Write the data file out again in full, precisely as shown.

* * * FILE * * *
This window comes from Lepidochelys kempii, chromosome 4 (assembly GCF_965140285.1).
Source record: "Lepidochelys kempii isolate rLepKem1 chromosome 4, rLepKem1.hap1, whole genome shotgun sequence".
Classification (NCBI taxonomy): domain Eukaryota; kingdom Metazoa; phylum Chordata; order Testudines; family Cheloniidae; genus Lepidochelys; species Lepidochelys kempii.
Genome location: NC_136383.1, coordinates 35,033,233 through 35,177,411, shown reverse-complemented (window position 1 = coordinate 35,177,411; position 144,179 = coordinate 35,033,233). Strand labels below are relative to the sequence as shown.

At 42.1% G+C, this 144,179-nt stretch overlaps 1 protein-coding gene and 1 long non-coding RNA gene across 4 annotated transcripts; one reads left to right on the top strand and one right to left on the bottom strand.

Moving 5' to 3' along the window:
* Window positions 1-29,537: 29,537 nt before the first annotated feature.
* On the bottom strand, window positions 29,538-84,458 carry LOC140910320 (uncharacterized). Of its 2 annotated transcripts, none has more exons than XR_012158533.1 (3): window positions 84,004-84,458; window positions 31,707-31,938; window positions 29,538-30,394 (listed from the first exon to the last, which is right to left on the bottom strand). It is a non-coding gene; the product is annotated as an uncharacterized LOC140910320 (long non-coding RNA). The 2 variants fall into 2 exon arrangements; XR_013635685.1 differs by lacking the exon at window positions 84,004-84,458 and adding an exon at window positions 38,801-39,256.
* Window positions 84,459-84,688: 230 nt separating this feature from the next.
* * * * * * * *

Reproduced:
This window comes from Lepidochelys kempii, chromosome 4 (assembly GCF_965140285.1).
Source record: "Lepidochelys kempii isolate rLepKem1 chromosome 4, rLepKem1.hap1, whole genome shotgun sequence".
Classification (NCBI taxonomy): domain Eukaryota; kingdom Metazoa; phylum Chordata; order Testudines; family Cheloniidae; genus Lepidochelys; species Lepidochelys kempii.
Genome location: NC_136383.1, coordinates 35,033,233 through 35,177,411, shown reverse-complemented (window position 1 = coordinate 35,177,411; position 144,179 = coordinate 35,033,233). Strand labels below are relative to the sequence as shown.

At 42.1% G+C, this 144,179-nt stretch overlaps 1 protein-coding gene and 1 long non-coding RNA gene across 4 annotated transcripts; one reads left to right on the top strand and one right to left on the bottom strand.

Moving 5' to 3' along the window:
* Window positions 1-29,537: 29,537 nt before the first annotated feature.
* On the bottom strand, window positions 29,538-84,458 carry LOC140910320 (uncharacterized). Of its 2 annotated transcripts, none has more exons than XR_012158533.1 (3): window positions 84,004-84,458; window positions 31,707-31,938; window positions 29,538-30,394 (listed from the first exon to the last, which is right to left on the bottom strand). It is a non-coding gene; the product is annotated as an uncharacterized LOC140910320 (long non-coding RNA). The 2 variants fall into 2 exon arrangements; XR_013635685.1 differs by lacking the exon at window positions 84,004-84,458 and adding an exon at window positions 38,801-39,256.
* Window positions 84,459-84,688: 230 nt separating this feature from the next.